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EMPLOYES CITY PHILADELPHIA v. PENNSYLVANIA LABOR RELATIONS BOARD (02/06/76)

COMMONWEALTH COURT OF PENNSYLVANIA


decided: February 6, 1976.

THE EMPLOYES OF THE CITY OF PHILADELPHIA, DEPUTY SHERIFFS I & II, APPELLANTS
v.
PENNSYLVANIA LABOR RELATIONS BOARD, APPELLEE, AND DISTRICT COUNCIL 33, AMERICAN FEDERATION OF STATE, COUNTY AND MUNICIPAL EMPLOYEES, A.F.L.-C.I.O., INTERVENING APPELLEE

Appeal from the Order of the Court of Common Pleas of Philadelphia County in case of The Employes of the City of Philadelphia, Deputy Sheriffs I & II v. Pennsylvania Labor Relations Board, No. 806 January Term, 1974.

COUNSEL

Stanley M. Shingles, with him Fineman and Fineman, for appellants.

Robert M. Simon, Assistant Attorney General, with him James F. Wildeman, Assistant Attorney General, James L. Crawford, Assistant Attorney General, Anthony J. Molloy, Jr., Assistant Attorney General, for appellees.

Richard Kirschner, with him Neal Goldstein, and Markowitz & Kirschner, for intervening appellee.

President Judge Bowman and Judges Crumlish, Jr., Kramer, Wilkinson, Jr., Mencer, Rogers and Blatt. Opinion by Judge Kramer.

Author: Kramer

[ 23 Pa. Commw. Page 234]

This is an appeal by certain Deputy Sheriffs of the City of Philadelphia (hereinafter petitioners)*fn1 from an order of the Court of Common Pleas of Philadelphia County, which affirmed an adjudication of the Pennsylvania

[ 23 Pa. Commw. Page 235]

Labor Relations Board (PLRB) holding that the PLRB did not have jurisdiction to entertain a petition for representation. We conclude that the PLRB was correct in holding that it did not have jurisdiction and we therefore affirm.

The petition for representation was filed under the Public Employe Relations Act (PERA).*fn2 It alleged that the petitioners were employes of the City of Philadelphia represented by District Council 33, American Federation of State, County and Municipal Employees, A.F.L.-C.I.O. (AFSCME); that they represented 30 percent or more of the employes of the designated unit; and that they desired to be exclusively represented for collective bargaining purposes by the Fraternal Order of Police, Lodge No. 5.

A hearing was held on July 2, 1973, and the PLRB issued a nisi order on November 21, 1973, dismissing the petition because it was not timely filed and because the PLRB did not have jurisdiction. After oral argument on exceptions filed, the PLRB, on December 19, 1973, issued its final order rescinding that portion of its nisi order based on timeliness but affirming that order in all other respects. The petitioners appealed to the court below which dismissed the appeal and affirmed the PLRB order.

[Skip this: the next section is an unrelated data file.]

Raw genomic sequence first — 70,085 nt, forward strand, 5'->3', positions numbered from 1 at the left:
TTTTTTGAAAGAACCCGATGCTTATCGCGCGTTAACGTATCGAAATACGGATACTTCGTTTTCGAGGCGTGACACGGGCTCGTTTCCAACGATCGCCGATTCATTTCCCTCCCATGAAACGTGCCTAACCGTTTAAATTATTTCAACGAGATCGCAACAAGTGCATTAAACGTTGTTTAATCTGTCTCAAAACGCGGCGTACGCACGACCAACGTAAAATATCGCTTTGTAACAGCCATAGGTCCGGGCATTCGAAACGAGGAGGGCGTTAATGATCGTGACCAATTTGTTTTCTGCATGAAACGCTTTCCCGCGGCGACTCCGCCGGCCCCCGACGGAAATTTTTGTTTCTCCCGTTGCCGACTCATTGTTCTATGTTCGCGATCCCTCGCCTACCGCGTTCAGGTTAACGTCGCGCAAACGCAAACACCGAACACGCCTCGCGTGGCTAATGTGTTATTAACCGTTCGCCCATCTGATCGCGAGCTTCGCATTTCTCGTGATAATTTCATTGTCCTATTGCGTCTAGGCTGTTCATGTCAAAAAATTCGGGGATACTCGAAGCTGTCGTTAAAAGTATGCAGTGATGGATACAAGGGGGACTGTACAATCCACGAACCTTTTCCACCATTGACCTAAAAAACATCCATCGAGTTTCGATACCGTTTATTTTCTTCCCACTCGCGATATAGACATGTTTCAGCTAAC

Although the petitioners attempt to raise many issues in this appeal, the only issue which this Court need decide is whether the PLRB had jurisdiction to pass upon the petition. Section 2003 of PERA, 43 P.S. ยง 1101.2003, reads as follows:

"Present provisions of an ordinance of the City of Philadelphia approved April 4, 1961, entitled 'An Ordinance to authorize the Mayor to enter into an agreement with District Council 33, American Federation of State, County and Municipal Employes,

[ 23 Pa. Commw. Page 236]

A.F.L.-C.I.O., Philadelphia and vicinity regarding its representation of certain City Employes,' which are inconsistent with the provisions of this act shall remain in full force and effect so long as the present provisions of that ordinance are valid and operative."

The PLRB found that the City ordinance referred to in Section 2003 of PERA was still in full force and effect and that a contract existed between the City of Philadelphia and AFSCME. These findings are supported by substantial and legally credible evidence and are therefore conclusive.*fn3

Contrary to the contention of the petitioners, Section 2003 of PERA is not local and special legislation prohibited by the Constitution.*fn4 Section 2003 merely carries out the stated public purpose of PERA*fn5 by continuing the life of a pre-existing labor contract through formal exclusionary recognition. The City of Philadelphia clearly had the power to pass the ordinance and enter into a collective bargaining agreement with AFSCME under the Philadelphia Home Rule Charter.*fn6

In summary, we conclude that the PLRB was correct in deciding that the existence of the ordinance referred to in Section 2003 of PERA and the existence of a contract between the City of Philadelphia and AFSCME under that ordinance, precluded it from taking jurisdiction over the petition for representation.

We affirm the order of the court below.

Disposition

Affirmed.


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